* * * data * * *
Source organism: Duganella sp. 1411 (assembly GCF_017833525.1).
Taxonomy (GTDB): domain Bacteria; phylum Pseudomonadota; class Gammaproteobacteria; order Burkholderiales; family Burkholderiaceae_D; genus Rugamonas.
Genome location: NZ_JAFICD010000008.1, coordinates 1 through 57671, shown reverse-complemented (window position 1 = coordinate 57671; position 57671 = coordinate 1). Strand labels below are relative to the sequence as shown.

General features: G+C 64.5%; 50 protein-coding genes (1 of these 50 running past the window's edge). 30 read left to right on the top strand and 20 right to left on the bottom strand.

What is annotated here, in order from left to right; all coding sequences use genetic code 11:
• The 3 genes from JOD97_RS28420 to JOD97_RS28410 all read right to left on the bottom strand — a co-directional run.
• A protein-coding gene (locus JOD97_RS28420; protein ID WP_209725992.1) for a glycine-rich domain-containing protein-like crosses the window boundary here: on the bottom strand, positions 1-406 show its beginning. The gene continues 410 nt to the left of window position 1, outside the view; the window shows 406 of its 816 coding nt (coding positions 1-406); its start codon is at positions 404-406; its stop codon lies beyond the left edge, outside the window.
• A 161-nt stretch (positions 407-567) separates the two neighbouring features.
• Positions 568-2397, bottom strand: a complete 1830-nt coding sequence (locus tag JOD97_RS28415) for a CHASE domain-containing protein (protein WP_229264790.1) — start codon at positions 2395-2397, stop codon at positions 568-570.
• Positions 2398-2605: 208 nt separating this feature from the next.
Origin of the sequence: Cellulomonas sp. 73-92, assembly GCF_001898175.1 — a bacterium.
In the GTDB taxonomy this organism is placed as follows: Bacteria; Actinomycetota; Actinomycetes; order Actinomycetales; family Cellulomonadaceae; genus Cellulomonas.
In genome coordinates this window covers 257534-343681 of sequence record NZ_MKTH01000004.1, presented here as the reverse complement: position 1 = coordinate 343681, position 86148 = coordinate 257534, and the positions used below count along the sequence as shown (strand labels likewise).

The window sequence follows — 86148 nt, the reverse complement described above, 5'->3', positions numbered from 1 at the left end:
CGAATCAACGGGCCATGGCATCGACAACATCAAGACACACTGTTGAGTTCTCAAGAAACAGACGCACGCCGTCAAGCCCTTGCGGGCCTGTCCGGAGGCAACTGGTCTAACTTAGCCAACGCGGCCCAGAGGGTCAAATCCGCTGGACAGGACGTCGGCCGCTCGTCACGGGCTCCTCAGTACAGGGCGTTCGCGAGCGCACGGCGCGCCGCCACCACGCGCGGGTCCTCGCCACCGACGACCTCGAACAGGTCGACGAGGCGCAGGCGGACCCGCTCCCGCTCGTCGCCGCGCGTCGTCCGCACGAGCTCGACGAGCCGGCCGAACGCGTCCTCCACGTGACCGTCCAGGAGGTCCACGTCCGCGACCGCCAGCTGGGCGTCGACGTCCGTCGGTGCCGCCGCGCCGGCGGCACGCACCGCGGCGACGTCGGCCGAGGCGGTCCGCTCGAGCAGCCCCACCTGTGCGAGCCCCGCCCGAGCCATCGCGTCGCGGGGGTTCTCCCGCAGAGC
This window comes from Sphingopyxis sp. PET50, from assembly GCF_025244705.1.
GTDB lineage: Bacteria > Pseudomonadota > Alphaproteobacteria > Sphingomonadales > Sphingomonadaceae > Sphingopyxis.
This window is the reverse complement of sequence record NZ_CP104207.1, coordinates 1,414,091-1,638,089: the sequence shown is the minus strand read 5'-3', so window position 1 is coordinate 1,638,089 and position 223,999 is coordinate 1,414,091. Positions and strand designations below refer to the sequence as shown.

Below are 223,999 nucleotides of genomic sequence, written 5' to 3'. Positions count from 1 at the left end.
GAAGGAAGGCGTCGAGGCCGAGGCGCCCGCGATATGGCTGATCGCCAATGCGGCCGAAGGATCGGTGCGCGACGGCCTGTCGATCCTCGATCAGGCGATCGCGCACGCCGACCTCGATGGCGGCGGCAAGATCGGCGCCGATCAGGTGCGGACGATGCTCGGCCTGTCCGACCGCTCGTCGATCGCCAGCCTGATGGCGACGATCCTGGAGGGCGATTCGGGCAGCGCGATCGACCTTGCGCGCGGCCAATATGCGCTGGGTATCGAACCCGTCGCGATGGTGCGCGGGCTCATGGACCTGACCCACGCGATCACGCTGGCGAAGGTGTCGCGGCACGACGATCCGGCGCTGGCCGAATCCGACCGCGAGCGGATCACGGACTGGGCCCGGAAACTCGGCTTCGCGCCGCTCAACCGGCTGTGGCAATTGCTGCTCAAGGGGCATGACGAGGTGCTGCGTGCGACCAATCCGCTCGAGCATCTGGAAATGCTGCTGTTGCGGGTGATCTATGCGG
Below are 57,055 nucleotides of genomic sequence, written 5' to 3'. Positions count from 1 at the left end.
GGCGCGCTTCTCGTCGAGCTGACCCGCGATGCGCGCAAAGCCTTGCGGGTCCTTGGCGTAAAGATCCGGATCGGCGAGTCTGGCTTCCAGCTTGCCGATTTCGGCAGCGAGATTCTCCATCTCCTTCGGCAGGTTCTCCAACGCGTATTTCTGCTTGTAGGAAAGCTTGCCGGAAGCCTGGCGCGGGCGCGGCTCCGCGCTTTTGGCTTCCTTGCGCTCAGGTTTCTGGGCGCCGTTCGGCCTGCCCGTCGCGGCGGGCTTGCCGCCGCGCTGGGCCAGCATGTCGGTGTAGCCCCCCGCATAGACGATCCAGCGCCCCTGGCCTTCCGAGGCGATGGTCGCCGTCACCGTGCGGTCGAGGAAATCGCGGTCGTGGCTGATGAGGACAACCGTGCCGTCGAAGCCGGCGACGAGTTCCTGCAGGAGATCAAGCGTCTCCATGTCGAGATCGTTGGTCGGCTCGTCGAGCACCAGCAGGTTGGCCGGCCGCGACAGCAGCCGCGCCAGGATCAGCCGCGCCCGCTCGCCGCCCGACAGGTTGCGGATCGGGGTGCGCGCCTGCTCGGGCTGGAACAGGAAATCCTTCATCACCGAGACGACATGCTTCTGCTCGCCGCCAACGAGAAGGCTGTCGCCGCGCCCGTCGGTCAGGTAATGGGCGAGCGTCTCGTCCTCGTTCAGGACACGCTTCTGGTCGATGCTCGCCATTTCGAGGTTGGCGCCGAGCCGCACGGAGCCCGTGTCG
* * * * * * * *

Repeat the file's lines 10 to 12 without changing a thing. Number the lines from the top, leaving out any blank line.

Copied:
• Positions 2398-2605: 208 nt separating this feature from the next.
Origin of the sequence: Cellulomonas sp. 73-92, assembly GCF_001898175.1 — a bacterium.
In the GTDB taxonomy this organism is placed as follows: Bacteria; Actinomycetota; Actinomycetes; order Actinomycetales; family Cellulomonadaceae; genus Cellulomonas.